Read Come to the Edge: A Memoir Online

Authors: Christina Haag

Tags: #Social Science, #Popular Culture, #Motion Picture Actors and Actresses, #Entertainment & Performing Arts, #General, #United States, #Personal Memoirs, #Biography, #Television actors and actresses, #Biography & Autobiography, #Rich & Famous

Come to the Edge: A Memoir (2 page)

BOOK: Come to the Edge: A Memoir
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Within you, your years are growing.



n the cool of a June evening long ago, a man holds a child in his arms. Across the field, light is falling behind a bank of trees and resting on a water tower, a dome of red and white checks. She’s in a cotton nightgown and her legs dangle. He is wearing tennis whites, but they’re rumpled. They always are. No socks, his shirt untucked. Behind them, a shingled summerhouse rambles down to a dock and a muddy bay. Near the kitchen door, a painted trellis is heavy with the heads of pale roses bowing.

Every night they do this. He sings her made-up songs and tells her stories. Some are silly, and she laughs.
, she says. Some are of women in long dresses. Some of a princess with her name and a knight who slays dragons. But on summer nights, as he does on this one, he points to the tower and tells her it is hers. Her very own. He tells her, and she believes him. His eyes, sharp like the blue of a bird’s wing, gaze into hers. She lays her head against him, hair damp from the bath, and breathes the salty warmth of his skin. She wraps her legs at his waist and curls into him as the story ends and the light dies.


y parents were married under a pink and white tent on the East End of Long Island on a July night in 1959. The tent, sheer and billowing and filled with stephanotis and daylilies, was propped for the night on the grounds of a robber baron’s estate in Quogue, New York, a resort community some eighty miles from Manhattan. The estate was not on the ocean; most of the grander homes there were set back across the canal from the spit of barrier beach that ran from the Moriches Inlet in the west to the Shinnecock Inlet in the east. There, on the eastern end—standing on the jetty past Ponquogue Bridge, looking at that wide, ancient bay and the cut where the Atlantic rushed in—you could see across to another sandy spit, and miles later, there was Southampton, where lavish shingled cottages were indeed built by the sea, on Gin Lane, on Meadow Lane, on Dune Road.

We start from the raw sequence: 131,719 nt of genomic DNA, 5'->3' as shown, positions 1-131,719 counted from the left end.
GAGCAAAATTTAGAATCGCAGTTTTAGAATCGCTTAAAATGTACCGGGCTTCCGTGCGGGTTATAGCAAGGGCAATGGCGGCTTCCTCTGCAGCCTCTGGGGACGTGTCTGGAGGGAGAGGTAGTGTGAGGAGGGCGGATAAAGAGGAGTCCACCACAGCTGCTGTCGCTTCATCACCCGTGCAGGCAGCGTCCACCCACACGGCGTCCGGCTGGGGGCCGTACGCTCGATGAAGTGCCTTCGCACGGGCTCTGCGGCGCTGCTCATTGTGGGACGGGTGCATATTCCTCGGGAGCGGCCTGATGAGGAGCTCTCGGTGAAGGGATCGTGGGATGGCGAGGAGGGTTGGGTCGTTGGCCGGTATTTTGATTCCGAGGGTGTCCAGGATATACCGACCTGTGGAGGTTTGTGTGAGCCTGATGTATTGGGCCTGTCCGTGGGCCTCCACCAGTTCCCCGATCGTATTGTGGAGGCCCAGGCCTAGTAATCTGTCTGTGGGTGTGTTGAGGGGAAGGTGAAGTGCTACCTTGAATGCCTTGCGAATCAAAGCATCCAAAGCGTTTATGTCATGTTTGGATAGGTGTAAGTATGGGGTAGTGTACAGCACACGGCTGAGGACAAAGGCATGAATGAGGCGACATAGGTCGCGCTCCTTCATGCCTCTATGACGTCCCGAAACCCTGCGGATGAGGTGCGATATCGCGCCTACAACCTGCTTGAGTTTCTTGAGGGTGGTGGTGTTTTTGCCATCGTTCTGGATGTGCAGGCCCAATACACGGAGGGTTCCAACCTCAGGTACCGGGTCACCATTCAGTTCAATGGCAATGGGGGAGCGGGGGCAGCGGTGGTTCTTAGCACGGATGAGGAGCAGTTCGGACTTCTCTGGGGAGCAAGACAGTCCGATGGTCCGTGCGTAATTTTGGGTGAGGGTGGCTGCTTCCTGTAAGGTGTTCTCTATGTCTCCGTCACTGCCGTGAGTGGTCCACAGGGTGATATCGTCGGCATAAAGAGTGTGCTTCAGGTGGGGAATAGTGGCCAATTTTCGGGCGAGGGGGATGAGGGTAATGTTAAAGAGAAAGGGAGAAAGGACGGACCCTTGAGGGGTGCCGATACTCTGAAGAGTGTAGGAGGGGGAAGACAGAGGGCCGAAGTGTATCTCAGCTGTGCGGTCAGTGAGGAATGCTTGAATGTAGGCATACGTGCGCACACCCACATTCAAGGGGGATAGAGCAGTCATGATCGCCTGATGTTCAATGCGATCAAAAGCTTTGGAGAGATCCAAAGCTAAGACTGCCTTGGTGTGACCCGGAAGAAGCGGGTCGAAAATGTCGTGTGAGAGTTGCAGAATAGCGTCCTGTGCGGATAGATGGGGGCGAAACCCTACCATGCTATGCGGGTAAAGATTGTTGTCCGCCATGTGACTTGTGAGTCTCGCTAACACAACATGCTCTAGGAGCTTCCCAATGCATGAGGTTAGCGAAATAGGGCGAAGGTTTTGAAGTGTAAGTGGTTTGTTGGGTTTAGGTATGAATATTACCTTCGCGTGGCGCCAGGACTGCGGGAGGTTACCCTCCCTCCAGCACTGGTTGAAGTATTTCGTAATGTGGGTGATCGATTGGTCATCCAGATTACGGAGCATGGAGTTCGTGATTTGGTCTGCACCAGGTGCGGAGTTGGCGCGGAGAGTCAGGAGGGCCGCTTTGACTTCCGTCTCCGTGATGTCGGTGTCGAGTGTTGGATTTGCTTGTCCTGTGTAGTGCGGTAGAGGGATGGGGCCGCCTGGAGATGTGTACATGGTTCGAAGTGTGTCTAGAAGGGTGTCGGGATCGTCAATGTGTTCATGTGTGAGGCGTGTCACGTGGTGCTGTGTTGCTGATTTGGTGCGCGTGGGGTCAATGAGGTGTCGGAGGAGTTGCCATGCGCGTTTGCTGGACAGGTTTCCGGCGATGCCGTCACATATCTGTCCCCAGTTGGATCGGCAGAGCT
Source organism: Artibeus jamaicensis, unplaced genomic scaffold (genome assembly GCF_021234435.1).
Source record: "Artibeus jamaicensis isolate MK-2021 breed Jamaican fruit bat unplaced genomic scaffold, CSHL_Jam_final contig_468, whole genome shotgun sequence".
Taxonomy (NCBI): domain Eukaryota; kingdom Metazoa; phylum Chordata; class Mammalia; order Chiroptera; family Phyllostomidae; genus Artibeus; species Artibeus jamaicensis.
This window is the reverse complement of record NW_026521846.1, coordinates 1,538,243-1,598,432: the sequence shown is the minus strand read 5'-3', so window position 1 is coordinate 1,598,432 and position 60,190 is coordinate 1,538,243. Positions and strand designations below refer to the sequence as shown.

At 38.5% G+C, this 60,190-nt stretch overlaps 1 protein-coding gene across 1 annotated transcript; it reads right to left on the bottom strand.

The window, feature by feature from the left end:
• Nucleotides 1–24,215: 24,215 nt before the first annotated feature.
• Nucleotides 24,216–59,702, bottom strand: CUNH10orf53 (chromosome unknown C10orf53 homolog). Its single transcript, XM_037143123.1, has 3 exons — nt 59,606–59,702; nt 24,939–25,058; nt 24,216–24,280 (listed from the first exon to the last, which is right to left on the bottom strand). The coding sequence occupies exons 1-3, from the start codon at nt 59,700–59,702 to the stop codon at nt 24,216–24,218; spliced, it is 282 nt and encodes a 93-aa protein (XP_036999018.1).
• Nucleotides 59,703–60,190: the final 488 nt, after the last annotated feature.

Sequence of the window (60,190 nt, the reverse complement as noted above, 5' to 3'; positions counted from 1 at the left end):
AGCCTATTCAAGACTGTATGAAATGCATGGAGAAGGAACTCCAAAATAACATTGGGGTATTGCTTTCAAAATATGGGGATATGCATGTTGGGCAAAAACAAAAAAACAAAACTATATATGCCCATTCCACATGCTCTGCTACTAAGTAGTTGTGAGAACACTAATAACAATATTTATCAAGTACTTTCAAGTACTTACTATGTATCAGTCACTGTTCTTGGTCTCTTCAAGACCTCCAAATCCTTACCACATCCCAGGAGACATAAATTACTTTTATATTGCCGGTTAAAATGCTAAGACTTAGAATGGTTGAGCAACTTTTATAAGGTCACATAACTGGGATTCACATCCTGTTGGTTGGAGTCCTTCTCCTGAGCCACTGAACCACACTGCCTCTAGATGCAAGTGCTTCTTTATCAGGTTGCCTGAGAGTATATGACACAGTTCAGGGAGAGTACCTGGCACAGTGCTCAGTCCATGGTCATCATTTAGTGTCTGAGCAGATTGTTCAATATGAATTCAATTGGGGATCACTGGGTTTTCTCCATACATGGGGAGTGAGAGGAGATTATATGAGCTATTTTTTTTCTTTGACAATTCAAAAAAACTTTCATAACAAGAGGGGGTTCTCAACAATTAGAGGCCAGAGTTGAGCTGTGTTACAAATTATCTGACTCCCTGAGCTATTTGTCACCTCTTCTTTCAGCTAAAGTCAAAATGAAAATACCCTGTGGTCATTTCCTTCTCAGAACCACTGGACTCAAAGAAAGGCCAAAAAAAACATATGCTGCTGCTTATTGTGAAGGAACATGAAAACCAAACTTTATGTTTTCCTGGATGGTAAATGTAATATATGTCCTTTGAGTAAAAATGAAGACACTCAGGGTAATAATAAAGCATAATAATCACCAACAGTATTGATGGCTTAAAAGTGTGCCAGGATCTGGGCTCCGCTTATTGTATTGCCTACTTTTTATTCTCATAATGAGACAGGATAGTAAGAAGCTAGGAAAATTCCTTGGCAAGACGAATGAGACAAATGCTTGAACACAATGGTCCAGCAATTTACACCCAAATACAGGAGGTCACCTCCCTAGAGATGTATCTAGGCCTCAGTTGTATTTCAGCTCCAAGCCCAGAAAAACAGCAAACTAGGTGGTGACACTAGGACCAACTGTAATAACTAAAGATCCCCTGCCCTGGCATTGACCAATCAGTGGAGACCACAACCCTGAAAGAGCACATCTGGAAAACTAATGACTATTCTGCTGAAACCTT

The rented house where they were married, with its diamond-mullioned windows and its graceful veranda, was close enough to the water so that when the wind changed—when dinner ended and the dancing began—the scent of the sea would have mixed with the music and laughter and the heady perfume of the sweet, high-hedged privet.

The bride’s organdy gown was from Bergdorf Goodman, her portrait by Bachrach, and the engraved invitations by Cartier, and if you thumbed through the glossy black-and-white proofs of cake cutting and veil straightening, you might think children of privilege, society wedding. But you would be wrong. My parents’ story was different.

They were both Catholic, both of German and Irish descent. They came from small towns in Pennsylvania and Nebraska. My father was the son of a railroad foreman, my mother the daughter of a rancher, farmer, wanderer, and occasional Prohibition bootlegger. They had come to New York to find their fortunes, and on a winter day, seventeen months before the wedding by the sea and twenty-six months before I was born, they found each other.

After graduating from St. Mary College in Xavier, Kansas, my mother took a monthlong TWA flight attendant’s course. When asked to put in for their home base, she and her best friend swore they’d stick together. My mother wanted Kansas City, but her friend pushed for New York. “Aim for the top,” she said. “You can always come back.” They tossed a coin, and my mother lost.